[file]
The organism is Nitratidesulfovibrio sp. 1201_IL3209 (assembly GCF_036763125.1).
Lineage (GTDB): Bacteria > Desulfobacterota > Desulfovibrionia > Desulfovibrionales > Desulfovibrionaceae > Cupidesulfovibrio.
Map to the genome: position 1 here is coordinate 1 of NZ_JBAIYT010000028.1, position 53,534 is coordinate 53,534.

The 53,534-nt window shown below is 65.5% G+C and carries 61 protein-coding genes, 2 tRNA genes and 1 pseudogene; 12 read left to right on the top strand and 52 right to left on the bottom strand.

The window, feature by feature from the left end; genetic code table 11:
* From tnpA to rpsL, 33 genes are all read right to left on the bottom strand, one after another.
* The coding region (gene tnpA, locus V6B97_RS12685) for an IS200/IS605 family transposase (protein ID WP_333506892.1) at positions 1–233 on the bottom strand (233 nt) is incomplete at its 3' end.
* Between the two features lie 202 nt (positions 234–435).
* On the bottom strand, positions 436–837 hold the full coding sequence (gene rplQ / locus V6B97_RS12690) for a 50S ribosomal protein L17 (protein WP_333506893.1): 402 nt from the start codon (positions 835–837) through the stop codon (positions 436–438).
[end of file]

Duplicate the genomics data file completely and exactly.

The organism is Nitratidesulfovibrio sp. 1201_IL3209 (assembly GCF_036763125.1).
Lineage (GTDB): Bacteria > Desulfobacterota > Desulfovibrionia > Desulfovibrionales > Desulfovibrionaceae > Cupidesulfovibrio.
Map to the genome: position 1 here is coordinate 1 of NZ_JBAIYT010000028.1, position 53,534 is coordinate 53,534.

The 53,534-nt window shown below is 65.5% G+C and carries 61 protein-coding genes, 2 tRNA genes and 1 pseudogene; 12 read left to right on the top strand and 52 right to left on the bottom strand.

The window, feature by feature from the left end; genetic code table 11:
* From tnpA to rpsL, 33 genes are all read right to left on the bottom strand, one after another.
* The coding region (gene tnpA, locus V6B97_RS12685) for an IS200/IS605 family transposase (protein ID WP_333506892.1) at positions 1–233 on the bottom strand (233 nt) is incomplete at its 3' end.
* Between the two features lie 202 nt (positions 234–435).
* On the bottom strand, positions 436–837 hold the full coding sequence (gene rplQ / locus V6B97_RS12690) for a 50S ribosomal protein L17 (protein WP_333506893.1): 402 nt from the start codon (positions 835–837) through the stop codon (positions 436–438).